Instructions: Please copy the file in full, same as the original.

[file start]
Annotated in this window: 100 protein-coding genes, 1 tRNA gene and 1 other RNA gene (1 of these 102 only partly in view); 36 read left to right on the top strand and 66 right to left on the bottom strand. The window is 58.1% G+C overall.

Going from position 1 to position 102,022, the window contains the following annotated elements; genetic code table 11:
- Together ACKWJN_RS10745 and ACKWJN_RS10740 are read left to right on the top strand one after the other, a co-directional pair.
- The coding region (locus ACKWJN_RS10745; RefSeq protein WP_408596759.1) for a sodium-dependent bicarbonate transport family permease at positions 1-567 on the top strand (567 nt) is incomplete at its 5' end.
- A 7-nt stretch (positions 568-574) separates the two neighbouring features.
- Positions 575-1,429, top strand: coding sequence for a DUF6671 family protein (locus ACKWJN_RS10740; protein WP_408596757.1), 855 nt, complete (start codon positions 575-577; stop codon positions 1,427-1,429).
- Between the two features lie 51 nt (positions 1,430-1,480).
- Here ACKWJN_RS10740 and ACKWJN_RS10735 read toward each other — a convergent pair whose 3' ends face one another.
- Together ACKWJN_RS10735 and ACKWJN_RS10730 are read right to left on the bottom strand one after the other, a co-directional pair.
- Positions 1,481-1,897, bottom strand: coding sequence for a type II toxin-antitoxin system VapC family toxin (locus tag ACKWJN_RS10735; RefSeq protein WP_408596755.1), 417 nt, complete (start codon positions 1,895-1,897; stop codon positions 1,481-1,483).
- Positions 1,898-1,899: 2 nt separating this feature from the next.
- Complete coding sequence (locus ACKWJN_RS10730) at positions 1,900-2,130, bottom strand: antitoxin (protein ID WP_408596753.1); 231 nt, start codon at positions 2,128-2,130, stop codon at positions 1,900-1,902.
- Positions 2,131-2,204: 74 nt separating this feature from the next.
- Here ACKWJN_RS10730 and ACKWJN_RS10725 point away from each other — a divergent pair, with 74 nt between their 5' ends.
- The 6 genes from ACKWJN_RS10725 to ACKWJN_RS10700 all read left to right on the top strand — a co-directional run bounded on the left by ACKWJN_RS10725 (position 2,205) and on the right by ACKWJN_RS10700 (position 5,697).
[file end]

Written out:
Annotated in this window: 100 protein-coding genes, 1 tRNA gene and 1 other RNA gene (1 of these 102 only partly in view); 36 read left to right on the top strand and 66 right to left on the bottom strand. The window is 58.1% G+C overall.

Going from position 1 to position 102,022, the window contains the following annotated elements; genetic code table 11:
- Together ACKWJN_RS10745 and ACKWJN_RS10740 are read left to right on the top strand one after the other, a co-directional pair.
- The coding region (locus ACKWJN_RS10745; RefSeq protein WP_408596759.1) for a sodium-dependent bicarbonate transport family permease at positions 1-567 on the top strand (567 nt) is incomplete at its 5' end.
- A 7-nt stretch (positions 568-574) separates the two neighbouring features.
- Positions 575-1,429, top strand: coding sequence for a DUF6671 family protein (locus ACKWJN_RS10740; protein WP_408596757.1), 855 nt, complete (start codon positions 575-577; stop codon positions 1,427-1,429).
- Between the two features lie 51 nt (positions 1,430-1,480).
- Here ACKWJN_RS10740 and ACKWJN_RS10735 read toward each other — a convergent pair whose 3' ends face one another.
- Together ACKWJN_RS10735 and ACKWJN_RS10730 are read right to left on the bottom strand one after the other, a co-directional pair.
- Positions 1,481-1,897, bottom strand: coding sequence for a type II toxin-antitoxin system VapC family toxin (locus tag ACKWJN_RS10735; RefSeq protein WP_408596755.1), 417 nt, complete (start codon positions 1,895-1,897; stop codon positions 1,481-1,483).
- Positions 1,898-1,899: 2 nt separating this feature from the next.
- Complete coding sequence (locus ACKWJN_RS10730) at positions 1,900-2,130, bottom strand: antitoxin (protein ID WP_408596753.1); 231 nt, start codon at positions 2,128-2,130, stop codon at positions 1,900-1,902.
- Positions 2,131-2,204: 74 nt separating this feature from the next.
- Here ACKWJN_RS10730 and ACKWJN_RS10725 point away from each other — a divergent pair, with 74 nt between their 5' ends.
- The 6 genes from ACKWJN_RS10725 to ACKWJN_RS10700 all read left to right on the top strand — a co-directional run bounded on the left by ACKWJN_RS10725 (position 2,205) and on the right by ACKWJN_RS10700 (position 5,697).